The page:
The Walrus

IMG_0678Thursday Kish, UJ and I met for lunch at The Walrus.  It’s another one of the many new places that have opened recently in downtown Columbus.  In this case, it’s on east Main Street, just around the corner from Dirty Frank’s and the Little Palace, part of a growing food and entertainment zone near the intersection of Fourth and Main.

The Walrus is a kind of restaurant/bistro/bar — one of those establishments that seems to have just about everything you’d need for a good time.  It’s got drinks, it’s got food, it’s got a pool table, it’s got an outdoor eating/drinking/smoking area, and it’s got a garage door at the front that they roll up when the weather cooperates to let the sun shine in.  It’s the kind of place that looks like it would be a lot of fun at night.

Unlike many of those combo places, Walrus has good food.  I mean, really good food.  We tried their deep-fried deviled eggs, which is a signature dish, and it was very tasty indeed.  My short rib sliders were especially choice — moist and meaty, tender and flavorful, a great lunch item when combined with Walrus fries.  It would go perfectly with a cold draft beer, but I managed to resist the temptation.  Some Saturday, perhaps . . . .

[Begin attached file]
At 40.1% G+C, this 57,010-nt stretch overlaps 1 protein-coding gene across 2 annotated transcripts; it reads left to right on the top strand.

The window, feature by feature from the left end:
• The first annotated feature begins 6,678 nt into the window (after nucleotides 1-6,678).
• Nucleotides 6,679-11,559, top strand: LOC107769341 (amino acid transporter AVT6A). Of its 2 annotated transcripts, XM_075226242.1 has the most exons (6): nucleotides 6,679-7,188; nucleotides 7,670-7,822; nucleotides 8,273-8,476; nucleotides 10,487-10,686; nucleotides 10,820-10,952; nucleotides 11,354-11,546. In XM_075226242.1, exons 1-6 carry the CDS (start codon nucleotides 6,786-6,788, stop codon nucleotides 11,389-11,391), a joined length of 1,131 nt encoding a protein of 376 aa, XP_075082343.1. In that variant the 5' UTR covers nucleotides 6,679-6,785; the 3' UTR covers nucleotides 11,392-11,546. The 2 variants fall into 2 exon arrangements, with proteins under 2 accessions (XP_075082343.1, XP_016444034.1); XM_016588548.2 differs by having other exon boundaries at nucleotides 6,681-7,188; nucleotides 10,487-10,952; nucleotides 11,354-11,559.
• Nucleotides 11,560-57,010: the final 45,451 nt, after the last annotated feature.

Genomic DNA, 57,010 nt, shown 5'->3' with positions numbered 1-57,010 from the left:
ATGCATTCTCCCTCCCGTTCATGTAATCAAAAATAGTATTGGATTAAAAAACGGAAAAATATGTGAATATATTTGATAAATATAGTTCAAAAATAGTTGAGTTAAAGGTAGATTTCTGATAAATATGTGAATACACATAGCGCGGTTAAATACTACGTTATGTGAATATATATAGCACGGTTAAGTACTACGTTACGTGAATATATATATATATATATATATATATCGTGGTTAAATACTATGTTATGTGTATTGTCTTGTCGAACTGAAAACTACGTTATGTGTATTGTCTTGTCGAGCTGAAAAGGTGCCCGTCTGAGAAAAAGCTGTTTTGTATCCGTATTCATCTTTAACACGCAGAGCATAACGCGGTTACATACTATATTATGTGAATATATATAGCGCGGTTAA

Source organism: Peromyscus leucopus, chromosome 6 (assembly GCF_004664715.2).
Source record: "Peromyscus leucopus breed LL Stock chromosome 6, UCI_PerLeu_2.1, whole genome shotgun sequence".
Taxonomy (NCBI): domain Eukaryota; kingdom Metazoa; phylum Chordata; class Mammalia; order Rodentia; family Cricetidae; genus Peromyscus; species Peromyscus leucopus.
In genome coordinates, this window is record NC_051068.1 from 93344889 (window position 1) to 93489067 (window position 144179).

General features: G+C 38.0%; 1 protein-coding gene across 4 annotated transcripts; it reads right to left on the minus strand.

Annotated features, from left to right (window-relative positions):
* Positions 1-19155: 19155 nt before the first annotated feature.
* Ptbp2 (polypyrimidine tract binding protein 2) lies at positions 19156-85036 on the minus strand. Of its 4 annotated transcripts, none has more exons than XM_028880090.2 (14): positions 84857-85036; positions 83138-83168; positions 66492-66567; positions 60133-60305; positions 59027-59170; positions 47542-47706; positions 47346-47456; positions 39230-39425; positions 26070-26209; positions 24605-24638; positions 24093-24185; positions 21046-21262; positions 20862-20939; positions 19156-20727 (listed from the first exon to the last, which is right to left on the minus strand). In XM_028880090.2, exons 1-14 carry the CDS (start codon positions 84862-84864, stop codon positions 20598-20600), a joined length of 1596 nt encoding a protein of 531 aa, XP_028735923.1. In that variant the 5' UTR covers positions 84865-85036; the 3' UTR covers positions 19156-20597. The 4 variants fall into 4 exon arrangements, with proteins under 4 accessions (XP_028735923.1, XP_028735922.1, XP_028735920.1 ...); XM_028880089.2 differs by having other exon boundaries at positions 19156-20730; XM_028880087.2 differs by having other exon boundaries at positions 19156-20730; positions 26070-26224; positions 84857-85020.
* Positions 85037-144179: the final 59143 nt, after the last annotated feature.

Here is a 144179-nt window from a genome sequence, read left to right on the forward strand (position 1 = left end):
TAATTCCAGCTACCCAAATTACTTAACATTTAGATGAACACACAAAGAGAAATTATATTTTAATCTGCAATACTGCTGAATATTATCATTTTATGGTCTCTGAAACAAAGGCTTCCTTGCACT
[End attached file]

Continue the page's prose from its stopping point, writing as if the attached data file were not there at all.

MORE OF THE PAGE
I’m happy to see a new part of downtown get a little more zing, especially an area that is close to German Village.  I’m glad that The Walrus has arrived, and I’d love it if one of the storefronts nearby became The Carpenter.

In Memoriam

Yesterday I went to the memorial service for one of the retired partners at our firm.  He was a fine lawyer and a really good person, and one of the people who helped the firm to grow and prosper.  I had the good fortune to work with him on a number of matters when I was a younger lawyer, and I learned a lot from him.

IMG_0009I think it’s important to attend such services for a lot of reasons: to support the family of the departed, to show them in a tangible way that their loved one had an impact on those around him, and to acknowledge the contribution of that individual.  But I also think there is a more personal reason — there are valuable lessons lurking in such services for all of us.

Who doesn’t go to such services and find themselves idly wondering what might be said at their memorial service?  If you go to enough memorial services and really listen to the remarks, you quickly come to realize that, while the eulogists will give a nod to the person’s professional success, what truly is remembered with feeling are the individual’s distinct personal touches.  It is the help freely provided in the time of need, the relentlessly positive attitude, the charming idiosyncrasies, the opportunities given, the tension-relieving joke at a stressful moment, and countless other little ways in which the person who has gone beyond has left their positive imprint on those who remain, that resonate with the people in attendance and warm their hearts.  At memorial services, no one talks about how much money the departed accumulated, or how opulent their house was.

You can learn a lot about living as a better person by going to memorial services.